- Your loan could have a lower interest rate than your credit cards, saving you money.
- You will only have one monthly payment.
Another advantage of debt consolidation loans is the structure they offer. Your loan will have a fixed term, for example 48 or 60 months. After this period of time, your debt will be repaid (if you continue to pay). It will also have a fixed payment amount. This can make it easier to stay on track than with credit cards, which have small minimum payments and open repayment terms.
credit card debt negotiation
You may be able to call your card issuers to negotiate the terms of your debt. In some cases, credit card companies are open to lower interest rates or monthly payment amounts for cardholders.
Another option, if you have saved some money, is to offer credit card debt settlement. With this method, you offer the card issuer a lump sum payment to settle your debt. This way you save money while paying off your credit card debt immediately.
There are debt settlement companies that offer help in negotiating with credit card companies. However, they also charge a fee, so it’s more affordable to trade on your own.
If you have too much credit card debt to realistically pay off, you can file for bankruptcy. There are two chapters of bankruptcy you could apply for:
- Chapter 7 Bankruptcy: This type of bankruptcy requires the sale of your property to pay off as much of your debt as possible. You can usually exempt certain goods, which means you don’t have to sell them. Once you have followed the terms of this bankruptcy, the court cancels your remaining debt, so you no longer need to pay it. You must pass a means test to qualify for Chapter 7 bankruptcy. This requires you to show that your income does not exceed your state’s median income.
- Chapter 13 Bankruptcy: This type of bankruptcy involves reorganizing your debts, possibly negotiating them for smaller amounts, and creating a three to five year payment plan. Anyone can file for Chapter 13 bankruptcy, as no test is required to qualify.
Both types of bankruptcy will have a very negative impact on your credit score. Bankruptcy can take a heavy toll on life, making it an option of last resort.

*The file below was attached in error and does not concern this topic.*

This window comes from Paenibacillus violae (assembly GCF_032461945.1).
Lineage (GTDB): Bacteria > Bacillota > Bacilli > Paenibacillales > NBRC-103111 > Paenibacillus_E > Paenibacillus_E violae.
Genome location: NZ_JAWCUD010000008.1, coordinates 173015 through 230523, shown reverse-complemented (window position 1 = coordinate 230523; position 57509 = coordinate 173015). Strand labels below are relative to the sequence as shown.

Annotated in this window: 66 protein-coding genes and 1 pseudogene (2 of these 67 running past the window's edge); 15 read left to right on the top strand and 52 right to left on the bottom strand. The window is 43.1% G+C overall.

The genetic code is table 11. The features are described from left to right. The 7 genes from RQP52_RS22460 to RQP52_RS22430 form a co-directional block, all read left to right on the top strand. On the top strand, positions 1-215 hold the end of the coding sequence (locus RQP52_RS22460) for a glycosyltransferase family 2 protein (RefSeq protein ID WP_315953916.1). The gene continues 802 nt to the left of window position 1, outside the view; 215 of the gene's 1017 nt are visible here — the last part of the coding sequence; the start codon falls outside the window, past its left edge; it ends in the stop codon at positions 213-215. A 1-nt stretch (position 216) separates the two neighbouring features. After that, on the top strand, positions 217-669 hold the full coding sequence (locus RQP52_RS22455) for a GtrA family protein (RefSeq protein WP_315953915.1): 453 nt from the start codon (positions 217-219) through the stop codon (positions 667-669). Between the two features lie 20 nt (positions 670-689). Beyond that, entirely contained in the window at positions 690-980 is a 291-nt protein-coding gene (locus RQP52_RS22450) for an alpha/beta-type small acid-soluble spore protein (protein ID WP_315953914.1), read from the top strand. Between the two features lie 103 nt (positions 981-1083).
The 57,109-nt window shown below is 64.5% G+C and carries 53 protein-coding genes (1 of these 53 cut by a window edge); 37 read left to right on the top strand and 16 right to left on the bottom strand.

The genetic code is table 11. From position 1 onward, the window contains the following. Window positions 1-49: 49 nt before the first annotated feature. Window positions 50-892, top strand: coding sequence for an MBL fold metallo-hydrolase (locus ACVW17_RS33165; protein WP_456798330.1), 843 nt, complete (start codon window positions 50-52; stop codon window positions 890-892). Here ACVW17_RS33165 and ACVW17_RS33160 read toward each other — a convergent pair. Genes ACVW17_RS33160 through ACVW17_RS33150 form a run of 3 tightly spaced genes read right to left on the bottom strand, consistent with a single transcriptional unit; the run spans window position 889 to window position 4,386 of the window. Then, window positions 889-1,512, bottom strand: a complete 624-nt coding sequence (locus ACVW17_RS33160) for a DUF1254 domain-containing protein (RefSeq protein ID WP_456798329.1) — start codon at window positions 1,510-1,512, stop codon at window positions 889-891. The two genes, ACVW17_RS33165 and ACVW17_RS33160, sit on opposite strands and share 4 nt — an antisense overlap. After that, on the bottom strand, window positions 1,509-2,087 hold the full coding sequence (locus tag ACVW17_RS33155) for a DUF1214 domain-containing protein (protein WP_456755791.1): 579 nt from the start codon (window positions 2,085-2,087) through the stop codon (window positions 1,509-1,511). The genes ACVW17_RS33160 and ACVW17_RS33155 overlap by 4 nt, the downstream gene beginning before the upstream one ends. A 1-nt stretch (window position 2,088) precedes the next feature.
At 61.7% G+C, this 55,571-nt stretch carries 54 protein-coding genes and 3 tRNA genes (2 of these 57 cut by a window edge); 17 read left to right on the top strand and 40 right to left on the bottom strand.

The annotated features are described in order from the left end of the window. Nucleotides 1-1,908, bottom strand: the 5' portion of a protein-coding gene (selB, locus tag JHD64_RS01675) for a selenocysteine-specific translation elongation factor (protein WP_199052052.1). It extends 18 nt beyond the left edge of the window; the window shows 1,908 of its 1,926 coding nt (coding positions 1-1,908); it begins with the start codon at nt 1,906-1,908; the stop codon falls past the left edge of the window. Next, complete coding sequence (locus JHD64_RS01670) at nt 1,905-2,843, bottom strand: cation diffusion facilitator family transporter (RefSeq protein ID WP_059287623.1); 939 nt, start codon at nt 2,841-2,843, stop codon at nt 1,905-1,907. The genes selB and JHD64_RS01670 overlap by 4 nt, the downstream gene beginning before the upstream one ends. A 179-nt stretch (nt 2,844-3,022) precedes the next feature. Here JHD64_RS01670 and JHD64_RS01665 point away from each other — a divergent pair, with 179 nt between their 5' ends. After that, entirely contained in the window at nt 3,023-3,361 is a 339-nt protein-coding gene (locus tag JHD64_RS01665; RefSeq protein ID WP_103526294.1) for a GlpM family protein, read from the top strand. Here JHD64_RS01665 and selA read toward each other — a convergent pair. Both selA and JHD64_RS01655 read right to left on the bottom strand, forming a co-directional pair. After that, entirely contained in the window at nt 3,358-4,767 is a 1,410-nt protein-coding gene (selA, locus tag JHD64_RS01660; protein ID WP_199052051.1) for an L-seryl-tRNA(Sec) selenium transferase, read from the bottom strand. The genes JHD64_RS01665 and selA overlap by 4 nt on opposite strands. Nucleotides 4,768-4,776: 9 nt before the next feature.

What happens if I don’t pay off my credit card debt?
If you don’t pay off your credit card debt, it can cost you money and hurt your credit score.
First, your credit card company will charge you interest every month. The more debt you have, the more interest you will pay on your credit card.
Also, as your credit card debt increases, your credit score will suffer. This is due to a number known as the credit utilization ratio. It measures how close you are to maxing out your credit cards. If you are not too far from your credit card limit, your credit score will be lower.
It’s best to keep your credit utilization ratio at 20% or less. This means that if you have a credit limit of $1,000, you should only charge up to $200 on that card to maintain a healthy credit score. Overall, Americans are using 23% of their available credit limits. And of course, people in debt often consume a lot more.
If you miss payments, you’ll likely have to pay late fees. Late payments of 30 days or more can affect your credit score. After 60 days, your card issuer may increase your interest rate to a higher amount (this is called an APR penalty).
If you still haven’t paid after 90 days, the card issuer may close your account and send the debt to a collection agency. This is called credit card delinquency. Unfortunately, credit card delinquency is not uncommon. About 9.1% of credit card balances were overdue for 90 days or more in the first quarter of 2020.
Our credit card repayment calculator below can help you determine how much interest you might pay over time and when you can expect to pay off your debt.